A Guide To Performing A Testicular Exam At Home
Testicular cancer is reportedly one of the most common cancers in males between 15 and 35. A regular testicular self-examination (TSE) can help check for testicular cancer.
While the survival rates for all stages of testicular cancer are relatively high, the general rule of thumb is that earlier detection is often best. Furthermore, early detection can help a diagnosed patient avoid some of the unpleasant side effects accompanying chemotherapy and radiation.
It's important to perform a TSE monthly to familiarize yourself with the normal size and shape of your testicles. In this way, you'll be able to tell if something feels out of the ordinary at any point.
What To Expect When Performing A Testicular Self-Exam
Becoming familiar with the look and feel of your testicles can take a minute, and it can help you notice abnormalities if they occur. When performing a TSE, the characteristics of healthy testicles include:
- Each testicle feels smooth and firm, like an egg.
- One testicle may be slightly smaller than the other.
- One testicle may hang lower than the other.
- No pain or discomfort in testicles and scrotum.
Possible Signs of Testicular Cancer You May Note When Performing A TSE
It's important that you perform a TSE even if you've already been treated for testicular cancer. Developing cancer in the other testicle is still a possibility. When performing a TSE, take note of anything unusual, like:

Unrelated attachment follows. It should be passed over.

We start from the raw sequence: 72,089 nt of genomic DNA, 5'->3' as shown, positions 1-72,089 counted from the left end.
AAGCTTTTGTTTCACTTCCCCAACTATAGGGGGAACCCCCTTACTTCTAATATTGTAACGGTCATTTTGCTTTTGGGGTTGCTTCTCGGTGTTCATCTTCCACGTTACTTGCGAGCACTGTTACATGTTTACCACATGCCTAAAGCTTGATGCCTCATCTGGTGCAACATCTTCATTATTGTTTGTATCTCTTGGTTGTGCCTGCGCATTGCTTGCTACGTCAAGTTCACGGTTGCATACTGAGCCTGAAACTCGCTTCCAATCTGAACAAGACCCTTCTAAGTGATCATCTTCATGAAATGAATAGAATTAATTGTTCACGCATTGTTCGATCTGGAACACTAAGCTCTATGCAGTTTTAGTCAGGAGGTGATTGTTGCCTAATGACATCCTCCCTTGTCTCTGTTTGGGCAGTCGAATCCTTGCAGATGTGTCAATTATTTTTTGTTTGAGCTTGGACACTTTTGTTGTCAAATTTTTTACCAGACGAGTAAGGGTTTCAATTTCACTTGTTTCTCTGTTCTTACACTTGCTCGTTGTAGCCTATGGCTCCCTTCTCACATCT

- A lump in or on the testicle. Lumps may be as small as a grain of rice or a pea.
- changes in testicular size or shape
- changes in the feel of the testicle, including a feeling of heaviness in the scrotum and a dull ache in the affected testicle. Though testicular lumps are usually painless (about one in 10 are painful)
How To Perform A TSE
Ideally, perform a TSE after your bath or shower when the scrotum is most relaxed. This makes it easier to feel testicular lumps if there are any.
Examining one testicle at a time, start by gently pinching the top of the scrotum, with your thumb on top. You should feel the spermatic cord.
Using your other hand, glide your thumb and fingers along the sides of the testicle. And then, repeat over the front and back of the testicle. At the base, you'll feel the epididymis (the tube that carries sperm out of the testicle), which feels like a tender lump.
If You Feel Abnormalities During Your TSE
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If you feel lumps or swelling, they may not be cancer, but you should ideally have them checked by your doctor as soon as possible.
Testicular cancer is usually curable, especially when it is detected and treated early, so be sure to check your testicles regularly.